Bob Howry

Marshall Draws Giants Ace as Cubs Go for Fifth Straight Win

Pitchers: Tim Lincecum (2-1, 3.16) vs. Sean Marshall (0-1, 3.32).

Lincecum opened the season with two rough starts, resulting in a no-decision and a loss. In his last three outings, however, he has gone 3-0, 1.57, with 33 strikeouts and 4 walks and a .193 BA Against. He dazzled the Cubs in a game last July at Wrigley, becoming the first pitcher to beat Ryan Dempster last season in The Friendly Confines.

Marshall pitched well enough to beat the Marlins last week, though the bullpen failed him in the only game the Cubs have lost thus far on this brief homestand.

Here is the Cubs batting order...

Gathright, cf
Miles, ss
Fukudome, rf
Lee, 1b
Hoffpauir, lf
Fontenot, 3b
Scales, 2b
Hill, c
Marshall, p

...and per Chris DeLuca of the Sun-Times, here is the manager's explanation of the fact that Babe Theriot, Soriano, Ramirez, Soto, and Bradley are all sitting:

Home Run Howry

I'm a relatively patient person - a dog, twin 3-year old daughters, the Angel-fan wife and being a Cubs fan do that to a person. But the antics of Bob Howry have grown tiresome. And yeah, I'm probably the last on that bandwagon (see above about being patient).I mean, he was good for us in 2006 and 2007. Not great, but good; as he posted ERA's of 3.17 and 3.32, along with respectable win probabilty added scores of 0.93 and 1.73. So I think some of that patience was warranted - unfortunately so does manager Lou Piniella.

Lou's consistent reliance on Howry out there in crucial situations, even with a depleted bullpen of late, is near Dusty-level stupid. The decision to let Bob Howry pitch to notorious Cub-killer Carlos Lee with first base open yesterday, is Andy McPhail-stupid.

Let's take a look at what could be troubling Howry...

Wood, Marmol, Howry — The "Nasty Men"?

Above all, there was the bullpen. If you didn't outscore the Reds in the first six innings, forget about winning. Rob Dibble, Norm Charlton and Randy Myers constituted the deadliest combination of 95-mph (or better) fastballs, swaggering attitude and occasional mullets in the game. So much so that the trio earned a nickname derived from a pre-wardrobe malfunction Janet Jackson: the Nasty Boys.

— Jonah Keri,

When Lou Piniella's Reds swept the heavily favored Oakland Athletics right out of the 1990 World Series, his trio of fireballing young relievers led the charge. After combining for 44 saves and a 2.14 ERA over a total 235.1 relief IP during the regular season, the threesome made an indelible mark in Fall Classic history by throwing 8 2/3 innings and allowing the mighty A's no earned runs on just six hits. Dibble won Game 2; Myers earned a save in the clinching Game 4.

(The Boys were no slouches in the NLCS either. Myers, the series MVP, saved three of the four Cincy victories over the Pirates, Charlton had a win, and the Nasty Boys struck out 20 and allowed just six hits and one earned run in 15 2/3 IP.)

Watching Piniella's current club at work and appreciating how his bullpen, particularly young set-up man Carlos Marmol, has contributed to the team's early season success, I thought it would be interesting to see how the three stalwarts in Piniella's Cub bullpen compare to the Nasty Boys of 18 summers ago.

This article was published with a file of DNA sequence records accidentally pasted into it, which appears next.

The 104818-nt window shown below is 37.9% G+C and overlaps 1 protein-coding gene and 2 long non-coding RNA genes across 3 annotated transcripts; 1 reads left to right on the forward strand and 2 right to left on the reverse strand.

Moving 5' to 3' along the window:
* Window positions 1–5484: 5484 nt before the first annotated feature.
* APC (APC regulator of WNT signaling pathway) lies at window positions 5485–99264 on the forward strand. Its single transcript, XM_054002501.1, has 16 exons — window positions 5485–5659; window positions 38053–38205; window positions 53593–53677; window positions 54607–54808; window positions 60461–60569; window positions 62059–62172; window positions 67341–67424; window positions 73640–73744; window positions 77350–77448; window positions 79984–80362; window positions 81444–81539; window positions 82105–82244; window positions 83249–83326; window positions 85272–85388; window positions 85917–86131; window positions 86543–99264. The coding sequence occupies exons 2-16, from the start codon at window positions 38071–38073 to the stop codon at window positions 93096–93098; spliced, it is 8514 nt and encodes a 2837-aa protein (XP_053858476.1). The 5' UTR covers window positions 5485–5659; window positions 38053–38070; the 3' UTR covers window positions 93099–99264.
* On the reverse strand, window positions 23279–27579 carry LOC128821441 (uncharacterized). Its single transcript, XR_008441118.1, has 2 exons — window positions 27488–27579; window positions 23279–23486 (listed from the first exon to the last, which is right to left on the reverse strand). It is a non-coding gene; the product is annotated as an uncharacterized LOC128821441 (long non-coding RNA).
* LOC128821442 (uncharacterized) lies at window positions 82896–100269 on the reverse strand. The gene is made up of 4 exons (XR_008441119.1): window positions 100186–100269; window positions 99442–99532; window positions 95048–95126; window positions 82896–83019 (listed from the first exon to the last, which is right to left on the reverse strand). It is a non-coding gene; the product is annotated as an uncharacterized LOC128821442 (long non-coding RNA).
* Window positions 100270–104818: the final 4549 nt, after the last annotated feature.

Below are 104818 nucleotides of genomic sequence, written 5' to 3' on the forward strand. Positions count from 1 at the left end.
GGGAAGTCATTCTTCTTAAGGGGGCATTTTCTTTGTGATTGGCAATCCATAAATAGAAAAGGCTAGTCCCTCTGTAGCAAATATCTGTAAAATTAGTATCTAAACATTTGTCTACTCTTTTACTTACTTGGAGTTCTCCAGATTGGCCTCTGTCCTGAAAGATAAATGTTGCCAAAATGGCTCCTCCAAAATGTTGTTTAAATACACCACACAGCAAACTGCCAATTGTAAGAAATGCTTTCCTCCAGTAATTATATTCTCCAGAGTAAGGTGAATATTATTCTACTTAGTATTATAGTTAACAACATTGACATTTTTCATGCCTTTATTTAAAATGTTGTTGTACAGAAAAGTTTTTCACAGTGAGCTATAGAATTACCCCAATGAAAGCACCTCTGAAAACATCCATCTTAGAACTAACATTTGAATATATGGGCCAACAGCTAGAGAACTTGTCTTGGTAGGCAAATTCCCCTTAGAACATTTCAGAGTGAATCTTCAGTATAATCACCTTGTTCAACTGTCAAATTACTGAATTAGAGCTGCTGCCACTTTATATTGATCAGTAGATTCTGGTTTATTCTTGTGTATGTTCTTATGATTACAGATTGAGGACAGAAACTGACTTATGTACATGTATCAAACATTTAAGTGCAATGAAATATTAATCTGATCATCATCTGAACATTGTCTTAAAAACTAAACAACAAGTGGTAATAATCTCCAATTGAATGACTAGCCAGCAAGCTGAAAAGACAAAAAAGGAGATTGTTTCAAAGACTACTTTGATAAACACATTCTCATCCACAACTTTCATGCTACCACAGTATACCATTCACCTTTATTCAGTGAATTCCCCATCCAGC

Cubs 2007 Pitch Tracking: Pictures Worth a Thousand Curves

One of the latest and most exciting developments in baseball research is the measurement and analysis of individual
pitches. For instance, the Pitch f/x system created by the
company Sportvision
tracks the in-flight movement of pitches from two different cameras,
thereby assessing a pitch's velocity, horizontal and vertical
movement. A bit less than 1/4th of all pitches from last year were so
assessed, and MLB has made the raw contents of that data available at this location. Better yet, there are several bloggers who, unlike me, have the
talent and dedication to transform that heaping mess of data into
meaningful findings. Most notable, Josh Kalk
has been developing player cards,
a la what's available at baseball-reference or fan graphs or baseball
cube, except with graphs incorporating this incredible new source of
information on pitch selection and pitch behavior. He also has
developed a remarkable application where you can select any
player and any pitch with just about any limiting parameter you could
want - say, Bob Howry fastballs to right-handed hitters on 0-2 counts with a velocity above 93 MPH that resulted in swinging strikes - and then view the results on a handy X/Y graph.

As if that's not enough, there's the more user friendly if less revolutionary pitch data commercially available at Baseball Info Solutions which is being applied by the talented folks at Fan Graphs.
Fan Graphs now offers data on individual players' pitch selections and
velocity, all thoroughly sortable. For instance, Tim Wakefield
and Chad Bradford feature the two slowest average fastballs in the
major at 74.2 and 78.6 MPH, respectively, while no one threw a changeup
with greater frequency last year than Matt Wise, at 54%

There's a gold mine of potential information available at our
fingertips, with The Baseball Analysts and The Hardball Times leading
the way in this sort of analysis. With far less sophistication than
what those guys can offer, let's see what it can tell us about the